Swim or Surf ? : Flooding Vs Overland Flow


by Justin Eslick

We all know about flooding, but how many are aware of 'overland flow'?

What is Overland Flow?

Flooding and overland flow are two distinctly different natural events, the only common element is they both involve water.

The easiest way to look at the difference is: flooding is water that rises from a water source and overland flow is water that flows down to a water course.

Overland flow can happen almost anywhere at any time. Don’t believe me? Go outside during a 5 minute downpour and take a look at the water running down your driveway.

It is critical to ensure that your property is not in an area where overland flow concentrates, which are generally low points and gullies. Water will find its natural course as it runs down a hill, and heaviest flows are found where there is a dip in the land. It doesn’t even need to be much of a dip – only 30cm over the course of 100m can concentrate overland flow.

The trouble is, flooding is well publicised and easily researched, but overland flow is not. For most council areas there are no straightforward overland flow searches you can undertake, or mapping to view. Brisbane City Council has a comprehensive database of flood data and a detailed flood report is available detailing flood depths for every property affected by flooding. However, whilst we can view indicative overland flow paths on maps, for most properties the depth or severity of the overland flow can’t be provided so you really have no idea whether it will prevent or effect development.  

How do you find out if you are in an overland flow path?

Assuming there is no overland flow map available in your council area, the first thing you should do is look at the contours of the property and look at the location of stormwater pipes. Read the contour map and try to imagine where water concentrations are likely to be. Also, 'zoom out' on your search area maps so you can get a bigger picture of the local area.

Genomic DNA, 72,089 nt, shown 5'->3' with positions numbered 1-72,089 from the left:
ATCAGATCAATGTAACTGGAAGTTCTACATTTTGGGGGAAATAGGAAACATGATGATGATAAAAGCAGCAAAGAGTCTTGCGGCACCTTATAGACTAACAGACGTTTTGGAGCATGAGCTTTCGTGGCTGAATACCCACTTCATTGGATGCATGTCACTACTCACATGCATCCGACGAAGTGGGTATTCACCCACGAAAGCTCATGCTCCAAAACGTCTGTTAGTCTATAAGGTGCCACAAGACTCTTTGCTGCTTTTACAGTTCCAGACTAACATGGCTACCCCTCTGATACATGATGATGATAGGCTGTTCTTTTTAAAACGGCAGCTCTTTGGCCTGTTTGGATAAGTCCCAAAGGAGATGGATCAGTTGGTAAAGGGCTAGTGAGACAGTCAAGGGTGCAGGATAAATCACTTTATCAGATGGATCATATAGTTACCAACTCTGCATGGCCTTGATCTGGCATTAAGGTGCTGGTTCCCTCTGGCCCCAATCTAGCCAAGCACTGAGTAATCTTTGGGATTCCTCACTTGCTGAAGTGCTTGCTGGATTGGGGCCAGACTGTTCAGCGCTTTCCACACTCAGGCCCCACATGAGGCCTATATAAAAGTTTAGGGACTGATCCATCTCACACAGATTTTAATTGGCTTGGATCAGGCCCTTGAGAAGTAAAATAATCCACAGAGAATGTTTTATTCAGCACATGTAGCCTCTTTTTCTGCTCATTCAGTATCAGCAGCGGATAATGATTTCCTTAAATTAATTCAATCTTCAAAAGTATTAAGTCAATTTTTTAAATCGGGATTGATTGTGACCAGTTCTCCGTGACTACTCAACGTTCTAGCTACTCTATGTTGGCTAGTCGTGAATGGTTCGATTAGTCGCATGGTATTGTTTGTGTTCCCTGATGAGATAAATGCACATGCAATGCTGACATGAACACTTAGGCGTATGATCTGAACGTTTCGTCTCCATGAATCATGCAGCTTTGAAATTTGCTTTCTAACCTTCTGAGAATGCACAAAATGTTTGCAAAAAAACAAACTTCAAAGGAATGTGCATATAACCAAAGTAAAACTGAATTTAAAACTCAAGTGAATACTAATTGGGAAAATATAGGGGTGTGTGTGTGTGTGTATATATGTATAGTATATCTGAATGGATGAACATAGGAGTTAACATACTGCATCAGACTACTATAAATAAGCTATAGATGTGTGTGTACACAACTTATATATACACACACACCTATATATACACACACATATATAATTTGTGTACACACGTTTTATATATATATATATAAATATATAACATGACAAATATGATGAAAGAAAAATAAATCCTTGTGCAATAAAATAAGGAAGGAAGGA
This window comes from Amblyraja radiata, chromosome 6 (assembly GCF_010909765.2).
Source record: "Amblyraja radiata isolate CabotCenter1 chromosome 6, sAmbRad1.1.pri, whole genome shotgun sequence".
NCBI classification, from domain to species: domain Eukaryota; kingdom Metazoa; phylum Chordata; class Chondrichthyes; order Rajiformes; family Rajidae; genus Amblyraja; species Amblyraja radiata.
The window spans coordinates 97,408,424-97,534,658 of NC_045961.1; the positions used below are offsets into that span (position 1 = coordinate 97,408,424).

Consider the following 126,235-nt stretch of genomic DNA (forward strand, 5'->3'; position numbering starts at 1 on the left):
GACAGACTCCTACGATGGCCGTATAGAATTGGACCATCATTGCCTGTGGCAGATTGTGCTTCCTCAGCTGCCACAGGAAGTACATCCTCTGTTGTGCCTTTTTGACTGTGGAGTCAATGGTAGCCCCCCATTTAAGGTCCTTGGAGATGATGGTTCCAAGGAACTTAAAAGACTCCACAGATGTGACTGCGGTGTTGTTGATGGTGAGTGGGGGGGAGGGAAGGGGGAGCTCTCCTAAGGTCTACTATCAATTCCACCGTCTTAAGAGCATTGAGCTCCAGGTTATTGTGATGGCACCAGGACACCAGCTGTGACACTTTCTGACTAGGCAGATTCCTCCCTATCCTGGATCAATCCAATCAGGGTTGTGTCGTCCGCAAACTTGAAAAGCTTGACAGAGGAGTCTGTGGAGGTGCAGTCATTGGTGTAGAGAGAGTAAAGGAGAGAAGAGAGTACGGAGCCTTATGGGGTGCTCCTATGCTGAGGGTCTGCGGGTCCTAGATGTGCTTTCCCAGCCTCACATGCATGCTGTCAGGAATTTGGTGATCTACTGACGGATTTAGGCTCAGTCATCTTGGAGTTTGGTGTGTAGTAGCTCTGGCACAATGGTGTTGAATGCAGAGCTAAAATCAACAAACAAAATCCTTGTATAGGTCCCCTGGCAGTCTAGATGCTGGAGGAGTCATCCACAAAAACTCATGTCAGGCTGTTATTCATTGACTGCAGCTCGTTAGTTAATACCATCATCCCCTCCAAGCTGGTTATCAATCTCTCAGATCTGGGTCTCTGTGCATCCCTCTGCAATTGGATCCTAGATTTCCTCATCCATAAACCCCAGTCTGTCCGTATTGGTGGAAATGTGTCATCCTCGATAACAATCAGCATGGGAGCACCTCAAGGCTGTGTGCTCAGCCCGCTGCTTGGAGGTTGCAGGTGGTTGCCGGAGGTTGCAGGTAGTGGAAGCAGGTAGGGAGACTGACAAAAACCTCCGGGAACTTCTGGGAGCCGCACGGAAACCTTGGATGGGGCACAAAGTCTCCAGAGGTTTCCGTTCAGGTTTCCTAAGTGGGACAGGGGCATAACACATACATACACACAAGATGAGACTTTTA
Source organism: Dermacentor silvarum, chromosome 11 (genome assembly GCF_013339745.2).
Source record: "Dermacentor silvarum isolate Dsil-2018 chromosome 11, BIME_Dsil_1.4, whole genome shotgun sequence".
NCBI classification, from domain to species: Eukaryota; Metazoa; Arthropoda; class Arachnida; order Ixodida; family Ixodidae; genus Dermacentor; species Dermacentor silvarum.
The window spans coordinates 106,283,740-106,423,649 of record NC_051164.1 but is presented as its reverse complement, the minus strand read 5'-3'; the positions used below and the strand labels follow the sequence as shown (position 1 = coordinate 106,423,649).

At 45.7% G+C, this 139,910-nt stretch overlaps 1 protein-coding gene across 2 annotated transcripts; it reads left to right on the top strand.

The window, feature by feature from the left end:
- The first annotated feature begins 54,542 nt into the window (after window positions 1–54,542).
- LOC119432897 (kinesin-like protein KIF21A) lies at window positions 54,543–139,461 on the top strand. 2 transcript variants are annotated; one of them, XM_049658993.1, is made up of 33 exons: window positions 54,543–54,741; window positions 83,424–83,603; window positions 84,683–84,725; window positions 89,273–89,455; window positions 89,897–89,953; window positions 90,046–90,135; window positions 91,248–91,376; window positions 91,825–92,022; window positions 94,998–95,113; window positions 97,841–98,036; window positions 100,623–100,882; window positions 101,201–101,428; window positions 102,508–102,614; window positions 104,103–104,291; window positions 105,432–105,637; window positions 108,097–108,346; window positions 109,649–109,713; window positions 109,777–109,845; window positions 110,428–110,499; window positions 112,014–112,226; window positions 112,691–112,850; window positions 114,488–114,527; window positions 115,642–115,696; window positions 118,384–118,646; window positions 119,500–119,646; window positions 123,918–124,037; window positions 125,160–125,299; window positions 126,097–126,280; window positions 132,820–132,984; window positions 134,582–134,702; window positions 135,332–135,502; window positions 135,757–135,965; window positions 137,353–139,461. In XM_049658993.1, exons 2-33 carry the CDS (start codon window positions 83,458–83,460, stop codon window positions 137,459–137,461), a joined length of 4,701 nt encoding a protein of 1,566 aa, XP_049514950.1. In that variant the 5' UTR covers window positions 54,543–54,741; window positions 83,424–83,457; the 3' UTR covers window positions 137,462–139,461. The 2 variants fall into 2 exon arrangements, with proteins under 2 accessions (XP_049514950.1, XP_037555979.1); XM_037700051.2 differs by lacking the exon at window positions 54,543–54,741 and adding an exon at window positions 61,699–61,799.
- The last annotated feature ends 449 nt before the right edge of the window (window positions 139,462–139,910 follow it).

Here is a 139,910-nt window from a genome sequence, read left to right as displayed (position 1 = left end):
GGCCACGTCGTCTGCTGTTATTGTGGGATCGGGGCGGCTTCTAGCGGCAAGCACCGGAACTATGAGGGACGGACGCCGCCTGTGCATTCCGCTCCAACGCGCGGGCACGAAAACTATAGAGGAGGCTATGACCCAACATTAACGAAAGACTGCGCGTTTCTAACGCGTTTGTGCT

The presence of a stormwater pipe is a good indication that you could have overland flow issues. These are almost always located in gullies. If you have a stormwater pipe within or near your property, then further research is critical!

If your research does show some potential issues with overland flow, then you need to speak with a civil or hydraulics engineer. They may be able to pass on some immediate knowledge, but if overland flow issues are identified, then a hydraulics report will be required and this could cost in excess of $3000 and take a number of weeks.

What are the consequences? 

Flooding and overland flow have similar consequences in that you need to build up your land or dwellings above the flood level - but it isn’t always as easy as that. You also can’t impede flow or redirect flow in a manner that could affect other properties. Imagine if you built your property up with a retaining wall to get above the flood or overland flow levels, then the water that would usually flow over your property now hits this wall and flows elsewhere, or pools in the one location. This is unacceptable in the eyes of Council and Town Planning.

One other consequence of overland flow people often neglect to consider is insurance. Some insurers do not cover for any form of flooding and then others may cover you for flooding, but have selective definitions for flooding.  For example, insurers may stipulate that cover is provided where water rises and enters your property, but not where it passes through your property without having come from a water course (i.e. overland flow). Read your insurance policy carefully!

Still in doubt?  Membership of Investigate Property, the Buyer's Agency for buyer's of the best property, entitles you to consultation with a qualified Town Planner.  Click here to learn more.



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